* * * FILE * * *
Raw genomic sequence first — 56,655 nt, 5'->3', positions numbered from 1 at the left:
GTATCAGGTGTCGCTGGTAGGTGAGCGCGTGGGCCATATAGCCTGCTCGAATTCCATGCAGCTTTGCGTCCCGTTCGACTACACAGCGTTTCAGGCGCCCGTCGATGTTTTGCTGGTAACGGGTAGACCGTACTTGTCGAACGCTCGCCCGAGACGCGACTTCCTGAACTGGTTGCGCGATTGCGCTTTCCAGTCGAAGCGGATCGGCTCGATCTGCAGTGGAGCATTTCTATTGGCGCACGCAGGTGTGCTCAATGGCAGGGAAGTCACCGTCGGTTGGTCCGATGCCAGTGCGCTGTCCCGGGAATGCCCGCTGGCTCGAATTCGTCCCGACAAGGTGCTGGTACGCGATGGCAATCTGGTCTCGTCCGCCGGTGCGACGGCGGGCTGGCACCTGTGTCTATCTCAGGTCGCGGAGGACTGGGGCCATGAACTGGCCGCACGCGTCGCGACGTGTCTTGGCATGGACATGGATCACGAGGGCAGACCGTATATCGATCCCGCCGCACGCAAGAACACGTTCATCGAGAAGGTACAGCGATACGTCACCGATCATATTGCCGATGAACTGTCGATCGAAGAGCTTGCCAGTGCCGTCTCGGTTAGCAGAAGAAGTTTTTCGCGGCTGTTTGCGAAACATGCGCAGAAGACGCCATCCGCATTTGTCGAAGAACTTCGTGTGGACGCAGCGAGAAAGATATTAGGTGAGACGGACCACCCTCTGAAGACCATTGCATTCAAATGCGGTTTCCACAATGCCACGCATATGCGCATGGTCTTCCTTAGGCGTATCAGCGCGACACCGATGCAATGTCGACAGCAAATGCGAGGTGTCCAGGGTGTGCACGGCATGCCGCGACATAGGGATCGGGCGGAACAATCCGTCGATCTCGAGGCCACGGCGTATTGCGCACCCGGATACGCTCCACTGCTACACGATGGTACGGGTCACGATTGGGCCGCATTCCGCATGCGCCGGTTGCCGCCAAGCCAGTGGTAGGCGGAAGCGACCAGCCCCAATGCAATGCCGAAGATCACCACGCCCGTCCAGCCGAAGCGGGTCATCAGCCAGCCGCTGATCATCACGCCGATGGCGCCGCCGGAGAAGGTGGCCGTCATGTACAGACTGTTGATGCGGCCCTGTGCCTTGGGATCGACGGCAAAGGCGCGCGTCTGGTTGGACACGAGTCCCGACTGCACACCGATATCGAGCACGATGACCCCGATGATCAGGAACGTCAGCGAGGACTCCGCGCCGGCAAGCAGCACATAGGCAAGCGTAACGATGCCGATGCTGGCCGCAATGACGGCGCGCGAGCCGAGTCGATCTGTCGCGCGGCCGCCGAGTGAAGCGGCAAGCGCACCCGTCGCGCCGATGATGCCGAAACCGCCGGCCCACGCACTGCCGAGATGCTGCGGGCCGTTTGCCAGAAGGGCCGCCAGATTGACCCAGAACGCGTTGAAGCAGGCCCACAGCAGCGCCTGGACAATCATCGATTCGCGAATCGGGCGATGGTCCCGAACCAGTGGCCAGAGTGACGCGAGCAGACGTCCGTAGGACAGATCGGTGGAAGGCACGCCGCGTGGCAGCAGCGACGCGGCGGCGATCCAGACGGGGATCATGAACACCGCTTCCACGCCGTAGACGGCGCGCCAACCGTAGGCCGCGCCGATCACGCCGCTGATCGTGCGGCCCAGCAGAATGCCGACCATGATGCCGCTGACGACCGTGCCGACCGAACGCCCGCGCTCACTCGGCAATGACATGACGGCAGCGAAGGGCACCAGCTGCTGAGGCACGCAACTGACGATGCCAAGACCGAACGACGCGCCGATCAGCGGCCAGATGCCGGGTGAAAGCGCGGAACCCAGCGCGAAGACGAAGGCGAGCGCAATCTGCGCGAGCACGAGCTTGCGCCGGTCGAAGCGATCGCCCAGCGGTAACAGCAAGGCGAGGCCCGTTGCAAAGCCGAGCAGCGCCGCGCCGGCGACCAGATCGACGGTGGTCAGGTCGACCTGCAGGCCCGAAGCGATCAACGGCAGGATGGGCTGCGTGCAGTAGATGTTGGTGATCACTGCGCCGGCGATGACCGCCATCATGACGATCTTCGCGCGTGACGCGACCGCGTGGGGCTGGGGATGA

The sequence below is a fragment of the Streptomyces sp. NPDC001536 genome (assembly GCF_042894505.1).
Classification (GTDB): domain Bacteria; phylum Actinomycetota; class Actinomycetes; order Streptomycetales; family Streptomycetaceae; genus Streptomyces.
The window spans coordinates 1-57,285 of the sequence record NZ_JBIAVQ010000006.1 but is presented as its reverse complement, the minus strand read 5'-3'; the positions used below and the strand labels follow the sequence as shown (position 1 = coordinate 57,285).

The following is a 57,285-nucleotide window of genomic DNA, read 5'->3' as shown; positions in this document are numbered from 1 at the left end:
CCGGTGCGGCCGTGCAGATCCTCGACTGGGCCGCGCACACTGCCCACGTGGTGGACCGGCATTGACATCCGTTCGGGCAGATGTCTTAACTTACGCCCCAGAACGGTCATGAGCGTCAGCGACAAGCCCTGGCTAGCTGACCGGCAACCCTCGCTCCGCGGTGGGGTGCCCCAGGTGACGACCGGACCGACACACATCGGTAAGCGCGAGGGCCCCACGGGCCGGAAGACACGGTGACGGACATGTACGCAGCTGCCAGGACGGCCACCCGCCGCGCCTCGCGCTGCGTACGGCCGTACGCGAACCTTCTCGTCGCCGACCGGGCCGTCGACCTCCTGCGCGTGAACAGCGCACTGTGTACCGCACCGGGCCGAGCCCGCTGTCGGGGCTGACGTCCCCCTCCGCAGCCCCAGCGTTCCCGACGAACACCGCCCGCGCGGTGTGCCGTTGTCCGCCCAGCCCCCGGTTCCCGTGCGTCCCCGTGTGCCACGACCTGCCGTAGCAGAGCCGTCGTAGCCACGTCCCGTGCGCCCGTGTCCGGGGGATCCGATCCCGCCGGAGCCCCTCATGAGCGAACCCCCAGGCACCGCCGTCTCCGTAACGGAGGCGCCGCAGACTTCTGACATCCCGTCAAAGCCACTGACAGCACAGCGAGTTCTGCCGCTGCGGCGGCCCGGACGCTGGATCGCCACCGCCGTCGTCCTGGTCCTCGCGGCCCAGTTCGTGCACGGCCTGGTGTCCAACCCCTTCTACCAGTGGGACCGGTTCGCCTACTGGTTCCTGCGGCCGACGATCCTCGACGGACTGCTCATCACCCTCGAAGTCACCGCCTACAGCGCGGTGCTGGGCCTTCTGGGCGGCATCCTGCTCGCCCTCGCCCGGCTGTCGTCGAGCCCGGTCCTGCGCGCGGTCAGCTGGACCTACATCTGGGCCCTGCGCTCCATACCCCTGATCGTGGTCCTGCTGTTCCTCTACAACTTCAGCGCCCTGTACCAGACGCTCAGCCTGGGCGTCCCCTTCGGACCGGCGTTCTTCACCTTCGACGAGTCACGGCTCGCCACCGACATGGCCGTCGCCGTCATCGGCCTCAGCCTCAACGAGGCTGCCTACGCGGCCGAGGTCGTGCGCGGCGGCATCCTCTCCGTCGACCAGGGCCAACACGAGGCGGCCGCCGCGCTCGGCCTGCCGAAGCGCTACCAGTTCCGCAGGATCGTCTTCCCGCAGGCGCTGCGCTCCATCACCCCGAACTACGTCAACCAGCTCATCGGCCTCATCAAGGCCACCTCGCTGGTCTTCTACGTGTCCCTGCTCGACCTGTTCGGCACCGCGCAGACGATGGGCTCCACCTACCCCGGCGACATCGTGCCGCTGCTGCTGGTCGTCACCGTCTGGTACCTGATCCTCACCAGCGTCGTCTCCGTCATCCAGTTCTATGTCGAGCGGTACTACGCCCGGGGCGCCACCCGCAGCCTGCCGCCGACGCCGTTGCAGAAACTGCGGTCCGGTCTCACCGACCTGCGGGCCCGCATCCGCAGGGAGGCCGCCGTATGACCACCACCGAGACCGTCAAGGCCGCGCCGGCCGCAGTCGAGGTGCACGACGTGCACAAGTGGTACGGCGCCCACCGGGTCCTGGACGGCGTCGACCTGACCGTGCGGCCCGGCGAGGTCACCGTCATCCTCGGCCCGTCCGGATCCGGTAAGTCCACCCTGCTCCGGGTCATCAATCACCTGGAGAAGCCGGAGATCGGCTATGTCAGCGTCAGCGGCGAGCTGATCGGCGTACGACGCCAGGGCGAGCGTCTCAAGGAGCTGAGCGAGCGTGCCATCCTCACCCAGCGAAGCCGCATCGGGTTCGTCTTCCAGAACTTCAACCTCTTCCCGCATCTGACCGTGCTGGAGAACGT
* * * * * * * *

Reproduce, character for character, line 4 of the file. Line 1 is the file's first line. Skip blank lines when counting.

Classification (GTDB): domain Bacteria; phylum Actinomycetota; class Actinomycetes; order Streptomycetales; family Streptomycetaceae; genus Streptomyces.